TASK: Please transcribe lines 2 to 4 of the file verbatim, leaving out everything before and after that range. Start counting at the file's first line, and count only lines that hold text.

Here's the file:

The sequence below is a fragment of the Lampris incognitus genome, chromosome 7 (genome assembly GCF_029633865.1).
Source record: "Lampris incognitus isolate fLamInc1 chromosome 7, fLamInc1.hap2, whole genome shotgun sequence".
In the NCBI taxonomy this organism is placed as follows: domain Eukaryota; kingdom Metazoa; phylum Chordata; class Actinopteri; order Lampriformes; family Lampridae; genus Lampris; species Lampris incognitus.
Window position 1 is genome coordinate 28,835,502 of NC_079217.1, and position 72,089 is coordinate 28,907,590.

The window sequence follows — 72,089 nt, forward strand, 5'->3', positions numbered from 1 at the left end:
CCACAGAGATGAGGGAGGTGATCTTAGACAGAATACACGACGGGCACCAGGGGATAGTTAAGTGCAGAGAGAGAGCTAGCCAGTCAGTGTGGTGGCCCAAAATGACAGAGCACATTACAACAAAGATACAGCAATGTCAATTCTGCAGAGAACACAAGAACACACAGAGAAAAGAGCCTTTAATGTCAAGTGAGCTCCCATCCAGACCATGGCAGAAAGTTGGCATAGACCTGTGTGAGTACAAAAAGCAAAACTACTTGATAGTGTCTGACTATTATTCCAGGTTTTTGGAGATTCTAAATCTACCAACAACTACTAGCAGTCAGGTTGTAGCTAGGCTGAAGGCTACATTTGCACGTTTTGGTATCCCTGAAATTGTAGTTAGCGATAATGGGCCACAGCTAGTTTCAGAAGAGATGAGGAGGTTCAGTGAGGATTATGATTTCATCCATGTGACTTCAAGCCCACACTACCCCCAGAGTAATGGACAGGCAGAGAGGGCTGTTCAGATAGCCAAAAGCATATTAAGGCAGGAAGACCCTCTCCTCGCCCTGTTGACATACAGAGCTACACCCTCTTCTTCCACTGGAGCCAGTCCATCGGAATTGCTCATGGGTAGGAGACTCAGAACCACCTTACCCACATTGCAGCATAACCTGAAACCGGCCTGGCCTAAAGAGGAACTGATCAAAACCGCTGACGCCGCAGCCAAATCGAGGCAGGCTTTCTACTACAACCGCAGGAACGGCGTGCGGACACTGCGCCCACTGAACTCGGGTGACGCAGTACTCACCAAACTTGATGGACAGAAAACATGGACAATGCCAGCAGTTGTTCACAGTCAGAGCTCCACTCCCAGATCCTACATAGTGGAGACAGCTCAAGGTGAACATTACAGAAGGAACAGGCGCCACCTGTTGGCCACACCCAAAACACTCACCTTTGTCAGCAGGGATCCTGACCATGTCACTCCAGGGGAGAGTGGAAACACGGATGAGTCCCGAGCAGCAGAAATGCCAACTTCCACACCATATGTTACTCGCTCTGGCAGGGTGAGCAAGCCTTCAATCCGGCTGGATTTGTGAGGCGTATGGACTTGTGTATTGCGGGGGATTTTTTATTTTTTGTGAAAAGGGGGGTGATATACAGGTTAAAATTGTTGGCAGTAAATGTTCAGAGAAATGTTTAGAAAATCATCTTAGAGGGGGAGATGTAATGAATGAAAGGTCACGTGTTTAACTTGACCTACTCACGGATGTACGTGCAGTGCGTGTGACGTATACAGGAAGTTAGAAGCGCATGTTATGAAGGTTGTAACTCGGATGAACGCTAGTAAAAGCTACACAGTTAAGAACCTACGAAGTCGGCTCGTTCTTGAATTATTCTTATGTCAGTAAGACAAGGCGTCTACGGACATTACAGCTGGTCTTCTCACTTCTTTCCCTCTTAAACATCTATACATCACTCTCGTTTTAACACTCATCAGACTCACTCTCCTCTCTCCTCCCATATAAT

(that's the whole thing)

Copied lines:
Source record: "Lampris incognitus isolate fLamInc1 chromosome 7, fLamInc1.hap2, whole genome shotgun sequence".
In the NCBI taxonomy this organism is placed as follows: domain Eukaryota; kingdom Metazoa; phylum Chordata; class Actinopteri; order Lampriformes; family Lampridae; genus Lampris; species Lampris incognitus.
Window position 1 is genome coordinate 28,835,502 of NC_079217.1, and position 72,089 is coordinate 28,907,590.